Comment: A very avid reader at work (someone who reads tons of thrillers), loaned me this book telling me that everyone important to her has read it. (What a nice compliment and recommendation at the same time) It's about a manuscript in a dead language that a priest has spent his entire life watching -- one day, it all changes when an autistic boy who has never spoken can read it and tells the priest a bit about what he is reading. This is a thrilling, well written and fascinating tale set both in the US and Canada. I loved it. Kelln is certainly a writer to watch.
Link(s): Dr. Brad Kelln's website
8) Wake - Robert J. Sawyer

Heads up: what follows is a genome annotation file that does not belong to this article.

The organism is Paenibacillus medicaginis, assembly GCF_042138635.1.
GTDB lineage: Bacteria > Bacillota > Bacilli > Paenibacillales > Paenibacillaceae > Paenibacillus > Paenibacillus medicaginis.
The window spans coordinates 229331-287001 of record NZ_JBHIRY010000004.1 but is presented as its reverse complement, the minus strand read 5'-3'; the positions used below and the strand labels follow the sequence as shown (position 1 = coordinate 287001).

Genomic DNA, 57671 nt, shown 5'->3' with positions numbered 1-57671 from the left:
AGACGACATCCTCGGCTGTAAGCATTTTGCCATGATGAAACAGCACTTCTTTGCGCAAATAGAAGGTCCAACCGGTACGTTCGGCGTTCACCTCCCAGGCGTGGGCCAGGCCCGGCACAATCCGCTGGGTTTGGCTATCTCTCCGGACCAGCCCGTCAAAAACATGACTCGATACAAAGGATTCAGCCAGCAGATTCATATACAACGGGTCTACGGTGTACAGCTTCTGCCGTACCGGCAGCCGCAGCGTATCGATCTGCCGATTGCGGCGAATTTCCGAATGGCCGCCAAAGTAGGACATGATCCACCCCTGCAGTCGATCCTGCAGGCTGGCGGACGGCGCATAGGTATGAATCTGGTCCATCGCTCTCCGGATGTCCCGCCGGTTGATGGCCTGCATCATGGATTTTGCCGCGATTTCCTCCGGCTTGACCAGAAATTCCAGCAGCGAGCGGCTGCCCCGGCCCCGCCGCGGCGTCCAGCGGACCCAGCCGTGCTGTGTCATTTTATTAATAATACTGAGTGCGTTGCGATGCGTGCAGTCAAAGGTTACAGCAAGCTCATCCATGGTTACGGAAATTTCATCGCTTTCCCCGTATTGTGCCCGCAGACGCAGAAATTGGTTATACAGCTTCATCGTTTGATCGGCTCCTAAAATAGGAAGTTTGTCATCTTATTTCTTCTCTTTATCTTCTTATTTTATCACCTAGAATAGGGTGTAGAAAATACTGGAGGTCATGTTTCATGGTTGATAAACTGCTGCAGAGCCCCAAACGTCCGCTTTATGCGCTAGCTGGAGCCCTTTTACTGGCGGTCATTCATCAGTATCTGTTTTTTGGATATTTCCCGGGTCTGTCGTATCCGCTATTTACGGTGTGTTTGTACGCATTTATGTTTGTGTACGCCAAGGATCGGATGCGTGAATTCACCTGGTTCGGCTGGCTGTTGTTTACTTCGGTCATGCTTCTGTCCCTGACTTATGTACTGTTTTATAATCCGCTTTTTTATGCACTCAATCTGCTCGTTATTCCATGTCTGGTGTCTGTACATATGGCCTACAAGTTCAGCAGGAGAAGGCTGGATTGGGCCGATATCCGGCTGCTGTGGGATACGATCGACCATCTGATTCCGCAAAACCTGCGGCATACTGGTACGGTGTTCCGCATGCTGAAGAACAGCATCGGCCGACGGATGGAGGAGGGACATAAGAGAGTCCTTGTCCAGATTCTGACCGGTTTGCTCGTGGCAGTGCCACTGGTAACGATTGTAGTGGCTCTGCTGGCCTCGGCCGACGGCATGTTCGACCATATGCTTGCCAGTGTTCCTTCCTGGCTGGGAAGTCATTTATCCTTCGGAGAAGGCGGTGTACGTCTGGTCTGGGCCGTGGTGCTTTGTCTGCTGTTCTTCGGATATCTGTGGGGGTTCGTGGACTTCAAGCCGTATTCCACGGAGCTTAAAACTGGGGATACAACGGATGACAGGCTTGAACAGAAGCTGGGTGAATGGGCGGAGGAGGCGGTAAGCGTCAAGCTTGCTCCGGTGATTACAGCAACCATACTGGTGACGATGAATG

Finished Reading: Dec 14, 2008)
Comment: I was lucky enough to get my hands on an ARC (Advanced Reader Copy) of this book which is coming out in April 2009. The story mainly follows Caitlin Decker, a smart, energetic and blind teenager who undergoes an experimental surgury to gain sight. The technology involved in giving her sight allows her a "view" of the World Wide Web. As she explores the web, she also discovers there is "another" there, some sort or sentinent being. This first in Sawyer's "WWW" triology is a great start to what I'm sure will be a fantastic series. Sawyer is a wonderful storyteller and I always have a good time with pretty much anything he writes. His characters are genuine and human and the story arcs he creates are filled with intrigue, suspense and an enlightening extrapolation of actual scientific research. I tend to not only enjoy reading his novels, but I always find myself learning a bit too at the same time.
Link(s): Robert J. Sawyer's website
9) Grown up Digital - Don Tapscott
Finished Reading: Dec 26, 2008)